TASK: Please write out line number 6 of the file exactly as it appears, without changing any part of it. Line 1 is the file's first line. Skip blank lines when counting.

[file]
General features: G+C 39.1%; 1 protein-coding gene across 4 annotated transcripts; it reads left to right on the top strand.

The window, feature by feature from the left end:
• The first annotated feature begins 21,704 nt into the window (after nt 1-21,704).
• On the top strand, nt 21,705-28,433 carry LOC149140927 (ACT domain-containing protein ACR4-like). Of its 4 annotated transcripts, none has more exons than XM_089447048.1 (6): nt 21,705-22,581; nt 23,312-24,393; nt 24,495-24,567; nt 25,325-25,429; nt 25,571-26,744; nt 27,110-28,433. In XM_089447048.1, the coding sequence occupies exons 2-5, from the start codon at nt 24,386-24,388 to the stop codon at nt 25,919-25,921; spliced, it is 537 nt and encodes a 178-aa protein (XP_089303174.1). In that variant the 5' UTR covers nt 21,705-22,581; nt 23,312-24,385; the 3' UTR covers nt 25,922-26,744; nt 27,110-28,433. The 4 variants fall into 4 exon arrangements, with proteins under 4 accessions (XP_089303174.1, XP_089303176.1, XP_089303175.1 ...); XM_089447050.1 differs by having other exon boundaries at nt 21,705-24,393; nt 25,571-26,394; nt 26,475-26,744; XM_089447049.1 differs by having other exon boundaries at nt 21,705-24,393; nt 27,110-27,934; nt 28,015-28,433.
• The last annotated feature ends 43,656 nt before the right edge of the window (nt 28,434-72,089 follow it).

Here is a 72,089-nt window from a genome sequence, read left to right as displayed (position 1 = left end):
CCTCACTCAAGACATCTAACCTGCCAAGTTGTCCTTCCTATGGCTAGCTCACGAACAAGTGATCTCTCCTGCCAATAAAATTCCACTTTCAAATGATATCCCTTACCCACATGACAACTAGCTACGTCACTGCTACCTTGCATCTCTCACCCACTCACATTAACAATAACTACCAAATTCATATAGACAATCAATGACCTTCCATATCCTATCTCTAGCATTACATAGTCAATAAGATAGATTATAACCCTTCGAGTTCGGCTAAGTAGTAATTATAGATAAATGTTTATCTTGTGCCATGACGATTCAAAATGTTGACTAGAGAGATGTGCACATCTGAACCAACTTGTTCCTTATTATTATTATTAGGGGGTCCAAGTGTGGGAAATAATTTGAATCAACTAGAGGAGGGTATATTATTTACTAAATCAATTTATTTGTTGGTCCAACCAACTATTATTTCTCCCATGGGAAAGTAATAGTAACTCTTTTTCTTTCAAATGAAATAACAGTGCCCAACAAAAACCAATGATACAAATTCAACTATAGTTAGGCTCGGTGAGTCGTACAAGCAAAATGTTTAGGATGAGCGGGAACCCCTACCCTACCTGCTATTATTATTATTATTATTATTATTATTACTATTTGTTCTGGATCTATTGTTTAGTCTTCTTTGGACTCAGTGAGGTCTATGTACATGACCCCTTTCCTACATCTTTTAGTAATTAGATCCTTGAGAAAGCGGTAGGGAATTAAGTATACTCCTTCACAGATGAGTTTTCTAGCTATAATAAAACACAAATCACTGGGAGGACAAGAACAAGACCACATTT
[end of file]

Here is a 72,089-nt window from a genome sequence, read left to right as displayed (position 1 = left end):